Hematocrit, the percentage of packed red blood cells in blood, has been used as a measure of avian condition. We investigated the relationship between hematocrit and condition in a wild, breeding population of adult European Starlings (Sturnus vulgaris), and their nestlings (at 5- and 11-days post hatch). Hematocrit was not correlated with condition in adults or nestlings at either 5- or 11-days post-hatch. Adult males and females had similar hematocrit values. Hematocrit increased with age; adults had significantly higher hematocrit than both 5- and 11-day old nestlings, and 11-day old nestlings had significantly higher hematocrit than when they were 5 days of age. Hematocrit was not correlated with sampling date, ambient temperature, or relative humidity level, but was positively correlated with sampling time in the day for nestlings (but not adults). Our findings caution against using hematocrit as a measure of condition in birds.
Relocation by dependent young is a survival strategy that occurs among a wide range of taxa. The Common Nighthawk (Chordeiles minor) lays its eggs on bare substrate and, once hatched, nestlings may relocate to new sites daily. We located and monitored eight Common Nighthawk nests in Grand Teton National Park, Wyoming, quantified inter-use-site distances in relation to nestling age, and calculated a nestling growth rate curve. Common Nighthawk nestlings grow in a nearly linear fashion. Nestlings moved up to 48 m in a single day and larger, older nestlings tended to move greater distances between daily use-sites.
The ecological nesting requirements of Northern Black Swifts (Cypseloides niger borealis) have been well documented, but little information exists regarding the microclimate at Black Swift nests. We placed 42 data loggers at 10 occupied Black Swift colonies between 2006 and 2010 to measure and record temperature and relative humidity, resulting in 19,181 usable records. Median temperature and relative humidity at nine Colorado and New Mexico sites were 9.4 °C and 89.7%, respectively, and at one California site were 13.4 °C and 92.8%, respectively. Values were quite stable throughout the breeding season with slight changes reflecting the ambient temperature and humidity of the surrounding macroclimate. These baseline data may prove useful for conservation of this species, especially if predicted global climate changes occur.
Previous Chimney Swift (Chaetura pelagica) trapping efforts relied on chimney-top box traps at large roost sites, which were disruptive and inefficient when targeting individual birds. I designed a hoop net for use at nest chimneys to trap individual breeding birds. I caught 13 swifts at 11 different sites in Guelph, Ontario, Canada over two summers with no site abandonment. This trap is superior for trapping individuals because it: (1) can be deployed quickly without scaling the chimney, (2) will work on chimneys of different sizes and shapes, and (3) minimizes disturbance to birds. My results indicate this net is an efficient, safe, and relatively simple method of trapping individual Chimney Swifts at their nest chimneys.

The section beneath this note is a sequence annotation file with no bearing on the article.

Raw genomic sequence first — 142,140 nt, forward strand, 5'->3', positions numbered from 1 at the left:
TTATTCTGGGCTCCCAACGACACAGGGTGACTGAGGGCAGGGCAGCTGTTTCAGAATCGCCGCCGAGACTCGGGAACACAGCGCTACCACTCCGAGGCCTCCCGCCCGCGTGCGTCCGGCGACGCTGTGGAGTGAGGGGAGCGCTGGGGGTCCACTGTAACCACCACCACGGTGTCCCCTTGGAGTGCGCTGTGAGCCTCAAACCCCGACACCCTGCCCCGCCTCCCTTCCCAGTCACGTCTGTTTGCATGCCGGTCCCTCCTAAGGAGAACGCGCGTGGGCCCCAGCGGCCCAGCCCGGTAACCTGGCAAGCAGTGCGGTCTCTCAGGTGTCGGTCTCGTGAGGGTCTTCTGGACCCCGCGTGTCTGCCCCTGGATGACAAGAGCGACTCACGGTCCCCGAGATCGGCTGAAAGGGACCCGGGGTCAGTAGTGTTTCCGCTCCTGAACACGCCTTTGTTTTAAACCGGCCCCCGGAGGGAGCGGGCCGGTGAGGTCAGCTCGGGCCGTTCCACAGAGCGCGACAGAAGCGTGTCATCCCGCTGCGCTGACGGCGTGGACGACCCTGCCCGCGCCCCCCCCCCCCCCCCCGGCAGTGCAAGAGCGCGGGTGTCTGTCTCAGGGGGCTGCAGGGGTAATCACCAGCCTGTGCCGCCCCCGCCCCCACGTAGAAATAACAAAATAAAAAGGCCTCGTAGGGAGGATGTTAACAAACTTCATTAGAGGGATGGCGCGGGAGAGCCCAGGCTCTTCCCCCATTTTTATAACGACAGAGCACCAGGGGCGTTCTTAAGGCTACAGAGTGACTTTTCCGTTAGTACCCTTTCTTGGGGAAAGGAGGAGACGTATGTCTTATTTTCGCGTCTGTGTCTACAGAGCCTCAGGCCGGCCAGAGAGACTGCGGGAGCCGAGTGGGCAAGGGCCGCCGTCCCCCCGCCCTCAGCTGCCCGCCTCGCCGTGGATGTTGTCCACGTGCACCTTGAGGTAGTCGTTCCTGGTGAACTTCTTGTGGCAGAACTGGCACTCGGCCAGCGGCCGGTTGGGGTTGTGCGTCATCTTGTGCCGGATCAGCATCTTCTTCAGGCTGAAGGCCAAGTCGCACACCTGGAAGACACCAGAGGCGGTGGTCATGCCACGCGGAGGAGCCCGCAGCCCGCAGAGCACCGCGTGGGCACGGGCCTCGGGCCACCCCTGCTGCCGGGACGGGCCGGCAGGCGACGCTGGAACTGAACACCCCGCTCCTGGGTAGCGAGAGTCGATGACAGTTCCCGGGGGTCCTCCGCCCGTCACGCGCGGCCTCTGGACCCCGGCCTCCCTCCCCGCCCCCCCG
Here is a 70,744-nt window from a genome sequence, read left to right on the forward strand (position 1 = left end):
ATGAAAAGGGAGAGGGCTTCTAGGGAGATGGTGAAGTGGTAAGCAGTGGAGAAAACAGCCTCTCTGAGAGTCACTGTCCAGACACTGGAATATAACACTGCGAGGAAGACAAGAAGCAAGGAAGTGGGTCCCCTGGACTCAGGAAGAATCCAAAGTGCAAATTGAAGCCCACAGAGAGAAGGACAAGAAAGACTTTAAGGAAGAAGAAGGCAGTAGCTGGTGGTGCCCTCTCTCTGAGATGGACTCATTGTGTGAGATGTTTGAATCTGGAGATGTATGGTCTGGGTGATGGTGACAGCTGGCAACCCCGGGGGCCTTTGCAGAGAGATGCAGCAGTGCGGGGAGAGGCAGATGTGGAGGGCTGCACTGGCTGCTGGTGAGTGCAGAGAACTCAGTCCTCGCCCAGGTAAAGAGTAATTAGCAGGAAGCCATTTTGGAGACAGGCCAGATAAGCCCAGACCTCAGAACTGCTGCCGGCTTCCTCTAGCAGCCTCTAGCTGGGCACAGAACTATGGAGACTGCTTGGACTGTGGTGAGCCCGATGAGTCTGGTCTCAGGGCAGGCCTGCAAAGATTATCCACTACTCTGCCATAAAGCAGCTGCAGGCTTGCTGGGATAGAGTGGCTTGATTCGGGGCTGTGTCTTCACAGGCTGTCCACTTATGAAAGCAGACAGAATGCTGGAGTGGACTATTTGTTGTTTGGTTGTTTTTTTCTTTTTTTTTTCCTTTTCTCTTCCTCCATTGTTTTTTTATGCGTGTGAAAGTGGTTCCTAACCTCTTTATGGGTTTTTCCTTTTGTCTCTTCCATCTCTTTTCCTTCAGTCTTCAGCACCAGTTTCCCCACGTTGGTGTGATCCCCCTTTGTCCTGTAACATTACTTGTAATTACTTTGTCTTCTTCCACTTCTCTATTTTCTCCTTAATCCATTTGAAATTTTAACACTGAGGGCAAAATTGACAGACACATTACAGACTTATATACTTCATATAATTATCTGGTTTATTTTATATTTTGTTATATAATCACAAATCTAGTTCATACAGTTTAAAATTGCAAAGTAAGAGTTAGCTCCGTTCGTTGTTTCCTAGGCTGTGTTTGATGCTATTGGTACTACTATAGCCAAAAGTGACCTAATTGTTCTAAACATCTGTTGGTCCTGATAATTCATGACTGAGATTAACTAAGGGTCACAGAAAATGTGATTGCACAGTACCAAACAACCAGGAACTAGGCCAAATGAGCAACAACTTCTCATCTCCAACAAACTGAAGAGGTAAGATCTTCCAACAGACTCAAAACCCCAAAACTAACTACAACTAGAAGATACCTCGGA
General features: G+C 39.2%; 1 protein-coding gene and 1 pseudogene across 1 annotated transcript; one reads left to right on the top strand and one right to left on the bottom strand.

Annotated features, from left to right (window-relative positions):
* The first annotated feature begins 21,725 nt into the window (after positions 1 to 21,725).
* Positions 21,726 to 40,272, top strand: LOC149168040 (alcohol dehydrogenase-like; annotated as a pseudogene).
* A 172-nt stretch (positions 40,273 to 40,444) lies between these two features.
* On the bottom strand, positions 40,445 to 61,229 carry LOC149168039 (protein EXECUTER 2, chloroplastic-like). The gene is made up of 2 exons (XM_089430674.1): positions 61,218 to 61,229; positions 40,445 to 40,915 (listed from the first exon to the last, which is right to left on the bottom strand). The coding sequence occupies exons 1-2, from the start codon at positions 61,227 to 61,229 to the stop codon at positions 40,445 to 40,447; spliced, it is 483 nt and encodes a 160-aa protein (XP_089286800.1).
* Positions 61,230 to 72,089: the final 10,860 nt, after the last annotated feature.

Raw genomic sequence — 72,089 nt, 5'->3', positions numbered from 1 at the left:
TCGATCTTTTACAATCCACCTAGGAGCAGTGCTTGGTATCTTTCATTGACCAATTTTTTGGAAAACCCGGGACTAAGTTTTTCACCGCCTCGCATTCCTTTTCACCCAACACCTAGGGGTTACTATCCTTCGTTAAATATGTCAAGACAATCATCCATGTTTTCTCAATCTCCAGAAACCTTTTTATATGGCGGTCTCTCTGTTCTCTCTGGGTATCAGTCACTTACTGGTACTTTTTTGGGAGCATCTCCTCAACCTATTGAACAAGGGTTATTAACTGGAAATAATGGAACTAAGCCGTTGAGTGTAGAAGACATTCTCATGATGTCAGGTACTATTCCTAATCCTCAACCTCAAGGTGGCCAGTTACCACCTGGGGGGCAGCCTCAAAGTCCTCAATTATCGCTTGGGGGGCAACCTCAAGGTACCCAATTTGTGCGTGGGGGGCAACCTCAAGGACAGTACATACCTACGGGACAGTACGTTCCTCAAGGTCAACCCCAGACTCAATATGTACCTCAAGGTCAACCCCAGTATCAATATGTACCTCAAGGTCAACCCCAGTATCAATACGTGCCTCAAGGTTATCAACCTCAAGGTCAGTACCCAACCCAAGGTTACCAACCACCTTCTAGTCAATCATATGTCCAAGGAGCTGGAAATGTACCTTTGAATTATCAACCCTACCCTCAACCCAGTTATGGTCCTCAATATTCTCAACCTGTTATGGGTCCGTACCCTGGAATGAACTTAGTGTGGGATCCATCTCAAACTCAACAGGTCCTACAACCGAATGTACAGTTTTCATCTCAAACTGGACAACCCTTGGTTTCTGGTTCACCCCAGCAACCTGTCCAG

Inter- and intra-specific competition are known to influence feeding decisions, but relatively little research has investigated how inter- and intra-sexual interactions can impact foraging. We studied foraging preferences of male and female Northern Cardinals (Cardinalis cardinalis) during winter and found they preferred sunflower seed to safflower seed when presented with paired feeders in the absence of conspecifics. Male cardinals avoided feeders occupied by other males and approached feeders occupied by females, regardless of feeder contents. Female cardinals avoided other females and especially males when choosing feeders. These changes in foraging behavior by male and female cardinals as a result of conspecific presence indicate inter- and intra-sexual interactions alter the attractiveness of a high or low energy food source.
We report observations of Thick-billed Euphonias (Euphonia laniirostris) and a Golden-faced Tyrannulet (Zimmerius chrysops) kleptoparasitizing nest material from Red-faced Spinetail (Cranioleuca erythrops) nests in Antioquia, Colombia. Thick-billed Euphonias (12 ± 1 m, n = 11 encounters) and Golden-faced Tyrannulets (10 ± 1 m, n = 19) at our study site typically foraged at similar heights as the Red-faced Spinetail nests they parasitized (9 m for both nests), consistent with the idea that a kleptoparasite might steal material from nests in its home stratum to avoid predation risk associated with descending to the ground in search of nest material. We encourage ornithologists to continue reporting instances of nest material kleptoparasitism so its prevalence in birds can be rigorously assessed.
The Tody Motmot (Hylomanes momotula) has a fragmented range throughout Central America. I present evidence from audio recordings for a new location for this species in Costa Rica. Individuals detected likely represent a previously undiscovered population in the foothills of the Caribbean Slope of the Tilarán Mountains. A small population of Tody Motmots could easily be overlooked in foothill forests drained by the Jamaical, San Lorencito, and San Lorenzo rivers, which are exclusively on private land.
Red-tailed Hawks (Buteo jamaicensis) usually hunt from a perch and swoop down on prey. I observed a novel foraging strategy in which the bird deliberately, and successfully, attacked and deconstructed nests of squirrels to flush or capture prey in an urban environment.
We examined differences in microhabitat use between Boreal (Poecile hudsonicus) and Black-capped chickadees (P. atricapillus) where they co-occur near Marquette, Michigan, USA. Twenty-four Boreal and 37 Black-capped chickadees were followed during 60 hrs of field observation. Boreal Chickadees foraged only in three conifer species, 76% of which were black spruce (Picea mariana), while Black-capped Chickadees foraged widely across six coniferous and three deciduous tree species. Analysis of foraging data categorized by zones within conifer trees indicated high niche overlap (0.676) between Boreal and Black-capped chickadees across all foraging zones. Individual comparisons on a zone-by-zone basis revealed a significant difference in foraging occupancy in the medial portion of the crowns of conifer trees (P = 0.0002). Our results indicate exclusive use by Boreal Chickadees of dense medial foliage within the top 3 m of conifer crowns.